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One of the most unusual novels to come out of the Covid-19 pandemic is being planned in the US in a partnership between the Authors Guild Foundation and Houghton Mifflin Harcourt (HMH). Entitled Fourteen Days: An Unauthorized Gathering, it is a collaborative novel edited by Margaret Atwood and written by some of the biggest names in contemporary writing, including John Grisham, Dave Eggers, Emma Donoghue, Tess Gerritsen, Angie Cruz, Celeste Ng, Mary Pope Osborne, Nafissa Thompson-Spires and Monique Truong.
The project is the brainchild of Authors Guild president and novelist Doug Preston who explains: “At the Guild, we realized that we had an opportunity in these dark times to do something positive and even transformative through the creation of this unusual literary work. Human beings have always confronted tragedy by telling stories, and this book would be our answer to COVID-19.”
The novel has a tantalising synopsis. ‘In Fourteen Days, a diverse group of neighbours who are left behind when the rich flee the city gather on the rooftop of their fictional Manhattan tenement and begin to share stories—surprising, intimate, horrifying and heartwarming—and discover connections and community.’
The Guild conceived the book as ‘a collaborative story, an innovative sort of novel, written with contributions from a wildly eclectic group of authors drawn from the full range of narrative genres. Each author has chosen or developed a character who lives in the building and serves as the voice for their story.’
The Guild says that Atwood “graciously agreed to serve as general editor of the book and reached out to writers in all genres, including mystery, thriller, romance, science fiction, children’s books, nonfiction, poetry, biography and literary and experimental fiction—writers across the entire breadth of literary world—to ask if they wished to contribute to creating the narrative. The response exceeded all expectations”.
Atwood commented: “Thanks to the writing of our contributors, the cast of lively fictional characters on the Manhattan rooftop in Fourteen Days have much to say to one another about life during the pandemic and even more about life in general, sometimes getting into discussions, debates or outright quarrels—and sometimes finding resolution in unexpected moments of empathy and connection. To provide a narrative framework, we structured the work so that the building’s super records the stories and conversations on her cellphone to create an unauthorized gorilla text.”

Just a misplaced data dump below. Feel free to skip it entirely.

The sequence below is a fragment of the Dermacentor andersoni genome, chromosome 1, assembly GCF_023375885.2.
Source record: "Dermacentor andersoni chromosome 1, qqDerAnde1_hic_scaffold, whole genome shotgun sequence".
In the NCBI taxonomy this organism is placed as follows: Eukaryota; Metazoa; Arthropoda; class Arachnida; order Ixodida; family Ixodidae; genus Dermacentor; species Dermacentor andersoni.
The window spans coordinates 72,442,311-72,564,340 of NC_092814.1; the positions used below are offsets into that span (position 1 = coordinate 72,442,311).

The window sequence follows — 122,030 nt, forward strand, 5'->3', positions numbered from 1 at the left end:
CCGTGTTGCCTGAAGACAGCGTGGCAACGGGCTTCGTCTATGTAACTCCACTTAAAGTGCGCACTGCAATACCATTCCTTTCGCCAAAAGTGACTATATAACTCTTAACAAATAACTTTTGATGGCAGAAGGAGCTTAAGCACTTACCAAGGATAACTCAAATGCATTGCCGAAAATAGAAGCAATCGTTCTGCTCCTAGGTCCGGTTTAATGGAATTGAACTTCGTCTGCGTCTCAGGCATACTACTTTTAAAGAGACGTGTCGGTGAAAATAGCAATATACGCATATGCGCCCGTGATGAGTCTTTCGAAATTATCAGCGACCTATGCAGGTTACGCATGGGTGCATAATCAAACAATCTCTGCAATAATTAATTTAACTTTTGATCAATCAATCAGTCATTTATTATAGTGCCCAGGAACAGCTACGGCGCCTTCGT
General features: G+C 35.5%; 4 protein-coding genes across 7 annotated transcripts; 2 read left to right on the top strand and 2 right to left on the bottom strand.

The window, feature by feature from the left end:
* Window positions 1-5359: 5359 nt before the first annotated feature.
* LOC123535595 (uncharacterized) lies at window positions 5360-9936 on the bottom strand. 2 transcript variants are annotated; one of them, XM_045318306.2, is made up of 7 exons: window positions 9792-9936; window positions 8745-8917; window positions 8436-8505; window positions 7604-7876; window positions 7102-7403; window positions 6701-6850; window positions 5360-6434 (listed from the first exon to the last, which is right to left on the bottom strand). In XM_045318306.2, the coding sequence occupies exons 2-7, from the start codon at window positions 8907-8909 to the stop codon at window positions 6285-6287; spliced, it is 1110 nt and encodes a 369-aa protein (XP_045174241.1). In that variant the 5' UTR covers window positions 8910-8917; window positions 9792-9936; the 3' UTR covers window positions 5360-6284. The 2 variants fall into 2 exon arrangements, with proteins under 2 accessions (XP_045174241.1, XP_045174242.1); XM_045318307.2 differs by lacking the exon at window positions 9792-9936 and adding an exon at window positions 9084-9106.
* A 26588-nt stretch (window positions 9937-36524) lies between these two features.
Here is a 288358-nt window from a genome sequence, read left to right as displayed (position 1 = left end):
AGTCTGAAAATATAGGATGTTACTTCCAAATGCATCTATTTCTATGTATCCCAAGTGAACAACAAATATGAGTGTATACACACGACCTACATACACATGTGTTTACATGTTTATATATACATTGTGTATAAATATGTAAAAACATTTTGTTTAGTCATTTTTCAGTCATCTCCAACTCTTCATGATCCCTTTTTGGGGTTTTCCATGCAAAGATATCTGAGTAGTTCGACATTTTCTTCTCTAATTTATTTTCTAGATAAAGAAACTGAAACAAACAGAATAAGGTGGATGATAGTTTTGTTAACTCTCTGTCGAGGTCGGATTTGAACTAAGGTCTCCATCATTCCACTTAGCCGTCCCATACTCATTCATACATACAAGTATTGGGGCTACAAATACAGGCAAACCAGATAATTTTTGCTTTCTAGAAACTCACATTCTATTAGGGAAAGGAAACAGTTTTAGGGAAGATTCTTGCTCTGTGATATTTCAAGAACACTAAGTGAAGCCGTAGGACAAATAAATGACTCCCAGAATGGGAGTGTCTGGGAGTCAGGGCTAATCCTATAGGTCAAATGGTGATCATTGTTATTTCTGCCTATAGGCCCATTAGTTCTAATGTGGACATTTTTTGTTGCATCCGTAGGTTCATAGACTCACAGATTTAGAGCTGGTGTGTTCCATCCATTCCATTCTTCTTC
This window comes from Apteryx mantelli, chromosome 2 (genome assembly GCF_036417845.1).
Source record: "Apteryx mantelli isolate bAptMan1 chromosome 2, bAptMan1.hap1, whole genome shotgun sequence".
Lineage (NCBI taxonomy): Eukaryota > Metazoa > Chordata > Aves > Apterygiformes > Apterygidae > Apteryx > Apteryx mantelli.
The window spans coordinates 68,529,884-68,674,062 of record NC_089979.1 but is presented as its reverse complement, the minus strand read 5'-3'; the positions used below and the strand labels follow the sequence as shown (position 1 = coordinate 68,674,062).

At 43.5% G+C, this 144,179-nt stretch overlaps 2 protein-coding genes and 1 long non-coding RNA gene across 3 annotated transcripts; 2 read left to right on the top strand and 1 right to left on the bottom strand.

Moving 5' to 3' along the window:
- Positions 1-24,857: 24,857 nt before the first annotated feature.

Millicent Bennett, editorial director at HMH, acquired world rights to the project for HMH’s Sugar23 Books imprint led by Angela Ledgerwood.
Bennett moved swiftly to pre-empt the novel. “As a reader, this irresistible, surprising novel immediately captured my imagination and my heart. And as an editor, Fourteen Days feels both inspiring and necessary as a response to the pandemic. Out of the dark, isolating early days of the pandemic, it manages to draw light and hope by focusing on the ways that we survive trauma and keep our humanity intact—through the bonds of community and through storytelling. It’s an honour to be working with the Authors Guild Foundation to bring this transportive work into the world,” she said.
All contributors to Fourteen Days will receive an honorarium, courtesy of Suzanne Collins of Hunger Games fame, who made a major donation to the Authors Guild Foundation to underwrite the project. Liz Van Hoose is the Foundation’s project editor, working with Preston to develop characters and weave the stories together. Daniel Conaway and the Writers House literary agency generously waived their commission for representation of the work.
“We are hugely indebted to all the writers and Dan for donating their time and resources to help make Fourteen Days a reality and allowing the proceeds from the book to benefit the Authors Guild Foundation,” said Mary Rasenberger, CEO of the Authors Guild and Authors Guild Foundation. “The need for programming and support of published writers has never been greater. Our latest member survey revealed that a staggering 71.4 percent of participating authors reported that their income (from any source) had declined since the COVID-19 crisis began. Respondents reported losing 49 percent of their regular pre-pandemic income on average. Given that challenge, it only seems fitting that a book about the COVID-19 pandemic should help benefit those hurting from its effects.”